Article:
. the shooter, identified as 34-year-old sean johnson, reportedly has a history of mental illness. the victim, identified as greg elsenrath, is expected to recover. american airlines is upward- bound, according to the ceo. the airline just reported turning a profit in the 4th quarter, which was due in part to cost cutting. amr is said to be closer to wrapping up its bankrutpcy restructing. and, the airline plans to unveil a new look at its fleet this month. the ceo declined comment on a potential merger with u.s. airways. u.s. airways stock continues to gain ground. it was up 2% yesterday. problems are accelerating at toyota. the company will pay an undisclosed amount to settle two class-action lawsuits that stem from allegations of sudden acceleration problems. it follows two high-profile settlements that the automaker agreed to pay. in december, toyota paid a billion dollars in a related case, while in november the company paid millions to shareholders after failing to disclose vehicle problems. jpm morgan ceo jamie dimon is taking a financial hit. jp morgan's board is slicing dimon's pay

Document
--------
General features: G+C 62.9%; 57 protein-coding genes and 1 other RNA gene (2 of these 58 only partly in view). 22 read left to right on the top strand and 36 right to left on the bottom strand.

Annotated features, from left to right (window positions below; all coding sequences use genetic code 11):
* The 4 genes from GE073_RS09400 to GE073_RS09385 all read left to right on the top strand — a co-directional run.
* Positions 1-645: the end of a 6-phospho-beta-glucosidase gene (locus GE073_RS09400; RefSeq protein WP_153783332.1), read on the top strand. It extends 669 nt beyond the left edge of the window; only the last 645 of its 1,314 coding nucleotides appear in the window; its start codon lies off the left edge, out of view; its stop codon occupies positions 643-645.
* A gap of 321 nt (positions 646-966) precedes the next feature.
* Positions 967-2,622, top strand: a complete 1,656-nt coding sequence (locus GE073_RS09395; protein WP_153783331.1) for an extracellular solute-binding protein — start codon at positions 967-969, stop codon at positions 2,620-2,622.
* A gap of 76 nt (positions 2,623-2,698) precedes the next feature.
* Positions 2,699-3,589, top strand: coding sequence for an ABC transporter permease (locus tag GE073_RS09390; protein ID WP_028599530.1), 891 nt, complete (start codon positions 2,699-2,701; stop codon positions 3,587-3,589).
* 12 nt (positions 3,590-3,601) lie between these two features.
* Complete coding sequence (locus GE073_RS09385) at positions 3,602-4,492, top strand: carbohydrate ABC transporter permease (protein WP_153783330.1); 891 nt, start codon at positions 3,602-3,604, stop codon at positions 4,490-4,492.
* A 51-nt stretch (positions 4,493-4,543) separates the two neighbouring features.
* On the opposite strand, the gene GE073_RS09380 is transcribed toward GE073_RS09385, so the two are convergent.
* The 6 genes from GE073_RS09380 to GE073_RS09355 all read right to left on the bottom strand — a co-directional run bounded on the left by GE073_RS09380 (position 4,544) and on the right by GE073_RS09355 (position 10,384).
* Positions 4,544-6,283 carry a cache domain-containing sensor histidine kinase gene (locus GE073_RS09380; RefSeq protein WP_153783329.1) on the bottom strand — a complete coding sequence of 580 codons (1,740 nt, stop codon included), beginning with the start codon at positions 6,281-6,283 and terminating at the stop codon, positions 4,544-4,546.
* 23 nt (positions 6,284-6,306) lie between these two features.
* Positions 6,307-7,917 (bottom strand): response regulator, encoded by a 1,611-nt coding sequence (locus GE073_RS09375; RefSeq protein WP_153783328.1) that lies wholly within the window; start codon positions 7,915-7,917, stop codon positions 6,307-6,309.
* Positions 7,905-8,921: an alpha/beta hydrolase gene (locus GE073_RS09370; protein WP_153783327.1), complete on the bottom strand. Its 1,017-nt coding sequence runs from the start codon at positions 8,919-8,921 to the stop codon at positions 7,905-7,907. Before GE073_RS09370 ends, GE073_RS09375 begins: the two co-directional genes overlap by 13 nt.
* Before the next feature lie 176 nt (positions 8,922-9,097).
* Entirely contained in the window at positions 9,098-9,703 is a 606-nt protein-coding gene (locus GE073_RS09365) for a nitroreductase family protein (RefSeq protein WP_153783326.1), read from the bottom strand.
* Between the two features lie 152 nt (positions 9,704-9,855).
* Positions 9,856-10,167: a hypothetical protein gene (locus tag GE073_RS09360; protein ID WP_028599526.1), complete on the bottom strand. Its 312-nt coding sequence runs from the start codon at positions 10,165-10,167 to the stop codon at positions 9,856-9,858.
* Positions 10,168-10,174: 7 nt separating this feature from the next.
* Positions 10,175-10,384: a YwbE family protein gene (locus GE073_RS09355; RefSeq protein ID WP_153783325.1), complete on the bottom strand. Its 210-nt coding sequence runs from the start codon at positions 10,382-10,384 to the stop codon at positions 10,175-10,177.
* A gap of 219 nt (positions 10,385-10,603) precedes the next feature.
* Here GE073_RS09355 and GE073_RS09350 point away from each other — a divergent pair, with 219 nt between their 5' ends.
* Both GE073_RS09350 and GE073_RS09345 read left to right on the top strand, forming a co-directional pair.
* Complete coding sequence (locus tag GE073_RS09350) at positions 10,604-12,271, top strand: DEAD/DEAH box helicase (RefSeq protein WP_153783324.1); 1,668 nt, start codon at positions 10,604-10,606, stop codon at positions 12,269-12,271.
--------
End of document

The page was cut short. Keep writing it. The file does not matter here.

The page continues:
lead by charles johnson. they stepped up to serve as a stalt walt of this franchise and saved it in 1976 and then brought it to san francisco in the first place in 1958. i am proud each owner during the 55 years in san francisco is represented here today. as a fourth generation san franciscan growing up in the richmond district my heroes did wear orange and black. i watched them with my dad and mays and the other players. they're all here today. i knew their story as well as i knew my own because their stories were mine. they were part of my heritage. my parents passed it down to him just as brandon crawford's parents passed it to him and you're passing it your children and pam and i are passing it our children. all my heroes still wear orange and black. there are those on the stage but there are also other people in orange and black. figuratively if not literally. they are the full time employees of this organization and the 1,000 event employees who work hard everyday to make sure the story of the san francisco giants, the world champion san francisco giants is an ex